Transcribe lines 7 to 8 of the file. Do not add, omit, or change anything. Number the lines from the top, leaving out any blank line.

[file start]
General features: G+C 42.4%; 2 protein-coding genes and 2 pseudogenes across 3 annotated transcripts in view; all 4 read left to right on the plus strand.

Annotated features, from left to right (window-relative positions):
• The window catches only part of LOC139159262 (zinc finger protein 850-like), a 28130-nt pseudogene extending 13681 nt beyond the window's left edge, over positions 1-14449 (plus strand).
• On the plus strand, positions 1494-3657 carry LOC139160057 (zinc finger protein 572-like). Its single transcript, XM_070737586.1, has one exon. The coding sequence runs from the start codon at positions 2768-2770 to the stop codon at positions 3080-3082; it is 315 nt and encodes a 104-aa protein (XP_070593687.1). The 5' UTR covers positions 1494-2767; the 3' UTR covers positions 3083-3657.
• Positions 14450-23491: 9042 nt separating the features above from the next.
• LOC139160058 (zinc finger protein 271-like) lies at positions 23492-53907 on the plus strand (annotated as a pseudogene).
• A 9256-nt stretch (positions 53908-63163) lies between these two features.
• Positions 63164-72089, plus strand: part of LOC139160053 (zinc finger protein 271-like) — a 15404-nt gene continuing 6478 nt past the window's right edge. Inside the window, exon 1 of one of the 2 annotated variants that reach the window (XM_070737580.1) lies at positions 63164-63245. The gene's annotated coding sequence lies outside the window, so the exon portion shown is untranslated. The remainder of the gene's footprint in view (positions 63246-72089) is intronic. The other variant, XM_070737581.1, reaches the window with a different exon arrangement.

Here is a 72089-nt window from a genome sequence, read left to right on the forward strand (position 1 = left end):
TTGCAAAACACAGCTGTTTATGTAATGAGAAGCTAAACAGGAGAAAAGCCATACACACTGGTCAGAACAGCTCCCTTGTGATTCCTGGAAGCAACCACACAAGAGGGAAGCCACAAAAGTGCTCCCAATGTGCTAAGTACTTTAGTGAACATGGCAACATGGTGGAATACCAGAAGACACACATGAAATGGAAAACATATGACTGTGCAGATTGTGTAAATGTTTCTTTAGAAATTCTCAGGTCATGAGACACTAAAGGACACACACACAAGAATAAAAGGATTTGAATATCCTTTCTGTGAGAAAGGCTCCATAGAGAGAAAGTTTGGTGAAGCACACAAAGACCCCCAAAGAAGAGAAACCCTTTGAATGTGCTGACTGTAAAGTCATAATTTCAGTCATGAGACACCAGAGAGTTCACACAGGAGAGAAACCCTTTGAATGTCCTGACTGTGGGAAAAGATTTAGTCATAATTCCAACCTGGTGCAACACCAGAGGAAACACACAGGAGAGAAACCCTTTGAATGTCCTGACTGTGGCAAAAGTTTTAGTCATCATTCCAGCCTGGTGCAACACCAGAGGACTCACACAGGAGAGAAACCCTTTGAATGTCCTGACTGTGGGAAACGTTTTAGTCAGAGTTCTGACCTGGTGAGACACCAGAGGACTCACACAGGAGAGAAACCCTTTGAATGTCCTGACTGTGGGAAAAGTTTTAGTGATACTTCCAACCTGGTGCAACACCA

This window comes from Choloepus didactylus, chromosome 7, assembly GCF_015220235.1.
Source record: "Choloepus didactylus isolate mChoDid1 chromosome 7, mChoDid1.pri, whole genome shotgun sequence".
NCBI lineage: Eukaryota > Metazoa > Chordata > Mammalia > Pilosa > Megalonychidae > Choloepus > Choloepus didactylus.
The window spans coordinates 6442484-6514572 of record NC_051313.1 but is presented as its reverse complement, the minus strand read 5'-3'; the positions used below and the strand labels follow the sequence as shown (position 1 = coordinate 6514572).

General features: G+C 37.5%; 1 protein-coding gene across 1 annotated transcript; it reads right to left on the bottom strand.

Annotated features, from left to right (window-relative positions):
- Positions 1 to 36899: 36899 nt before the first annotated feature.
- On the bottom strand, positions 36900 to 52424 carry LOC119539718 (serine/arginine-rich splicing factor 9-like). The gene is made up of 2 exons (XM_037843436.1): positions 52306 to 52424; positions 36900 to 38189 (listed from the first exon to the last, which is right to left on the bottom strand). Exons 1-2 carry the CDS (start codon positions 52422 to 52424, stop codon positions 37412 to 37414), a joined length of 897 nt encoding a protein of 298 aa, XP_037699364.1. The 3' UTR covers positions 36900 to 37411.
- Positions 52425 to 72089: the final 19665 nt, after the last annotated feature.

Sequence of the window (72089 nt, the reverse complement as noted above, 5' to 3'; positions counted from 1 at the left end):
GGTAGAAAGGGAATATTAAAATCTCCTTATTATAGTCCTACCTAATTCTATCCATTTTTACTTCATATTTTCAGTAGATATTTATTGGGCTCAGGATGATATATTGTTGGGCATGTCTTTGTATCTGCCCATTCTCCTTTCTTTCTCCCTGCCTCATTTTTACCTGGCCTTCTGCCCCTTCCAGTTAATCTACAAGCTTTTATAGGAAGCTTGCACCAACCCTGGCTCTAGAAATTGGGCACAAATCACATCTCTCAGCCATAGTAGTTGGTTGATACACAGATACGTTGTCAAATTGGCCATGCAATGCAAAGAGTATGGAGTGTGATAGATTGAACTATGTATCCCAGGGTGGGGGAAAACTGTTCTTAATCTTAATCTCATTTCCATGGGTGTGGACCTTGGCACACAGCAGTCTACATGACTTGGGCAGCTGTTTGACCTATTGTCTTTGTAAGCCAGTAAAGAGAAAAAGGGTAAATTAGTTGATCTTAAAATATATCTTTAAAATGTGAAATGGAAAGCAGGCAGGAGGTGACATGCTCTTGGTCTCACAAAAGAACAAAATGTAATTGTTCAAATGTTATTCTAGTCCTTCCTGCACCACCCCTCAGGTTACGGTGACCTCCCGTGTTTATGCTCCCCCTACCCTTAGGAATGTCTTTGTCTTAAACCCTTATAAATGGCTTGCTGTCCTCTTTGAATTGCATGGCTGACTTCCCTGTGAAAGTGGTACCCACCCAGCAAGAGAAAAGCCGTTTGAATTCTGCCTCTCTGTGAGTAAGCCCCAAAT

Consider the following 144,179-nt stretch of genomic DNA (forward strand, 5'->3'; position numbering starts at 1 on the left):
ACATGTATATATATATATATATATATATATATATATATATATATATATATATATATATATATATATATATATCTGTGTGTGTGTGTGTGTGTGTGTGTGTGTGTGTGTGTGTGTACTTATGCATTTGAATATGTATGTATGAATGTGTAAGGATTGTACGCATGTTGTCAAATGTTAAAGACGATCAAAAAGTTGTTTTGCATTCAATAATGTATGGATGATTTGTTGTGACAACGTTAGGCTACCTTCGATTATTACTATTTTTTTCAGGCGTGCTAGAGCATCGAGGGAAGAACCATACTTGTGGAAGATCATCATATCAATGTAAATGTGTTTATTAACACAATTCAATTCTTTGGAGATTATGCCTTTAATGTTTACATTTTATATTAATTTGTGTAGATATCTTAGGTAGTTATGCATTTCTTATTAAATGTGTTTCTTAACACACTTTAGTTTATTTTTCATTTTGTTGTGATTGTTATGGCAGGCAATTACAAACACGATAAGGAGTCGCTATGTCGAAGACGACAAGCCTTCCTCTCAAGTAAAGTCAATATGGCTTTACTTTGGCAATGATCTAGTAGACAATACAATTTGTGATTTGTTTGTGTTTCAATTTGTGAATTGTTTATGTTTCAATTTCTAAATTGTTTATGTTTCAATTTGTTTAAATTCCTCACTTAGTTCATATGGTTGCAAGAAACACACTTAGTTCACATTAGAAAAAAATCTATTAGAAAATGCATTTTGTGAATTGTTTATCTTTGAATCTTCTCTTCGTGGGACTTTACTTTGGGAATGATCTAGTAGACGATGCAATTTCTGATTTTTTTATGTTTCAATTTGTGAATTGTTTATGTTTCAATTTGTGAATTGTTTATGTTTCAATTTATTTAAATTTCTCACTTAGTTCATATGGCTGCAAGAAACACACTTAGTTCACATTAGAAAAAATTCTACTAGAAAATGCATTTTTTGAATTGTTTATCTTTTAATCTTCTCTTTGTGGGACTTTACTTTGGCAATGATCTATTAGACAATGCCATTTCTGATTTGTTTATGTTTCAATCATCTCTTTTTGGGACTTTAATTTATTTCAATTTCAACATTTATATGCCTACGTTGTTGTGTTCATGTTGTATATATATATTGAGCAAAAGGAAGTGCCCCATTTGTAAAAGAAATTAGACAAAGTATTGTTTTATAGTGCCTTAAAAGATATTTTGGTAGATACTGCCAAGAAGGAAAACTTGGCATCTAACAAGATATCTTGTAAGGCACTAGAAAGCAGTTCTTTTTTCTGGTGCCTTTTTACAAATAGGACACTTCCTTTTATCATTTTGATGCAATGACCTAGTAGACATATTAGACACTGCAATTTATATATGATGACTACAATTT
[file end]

• A 9256-nt stretch (positions 53908-63163) lies between these two features.
• Positions 63164-72089, plus strand: part of LOC139160053 (zinc finger protein 271-like) — a 15404-nt gene continuing 6478 nt past the window's right edge. Inside the window, exon 1 of one of the 2 annotated variants that reach the window (XM_070737580.1) lies at positions 63164-63245. The gene's annotated coding sequence lies outside the window, so the exon portion shown is untranslated. The remainder of the gene's footprint in view (positions 63246-72089) is intronic. The other variant, XM_070737581.1, reaches the window with a different exon arrangement.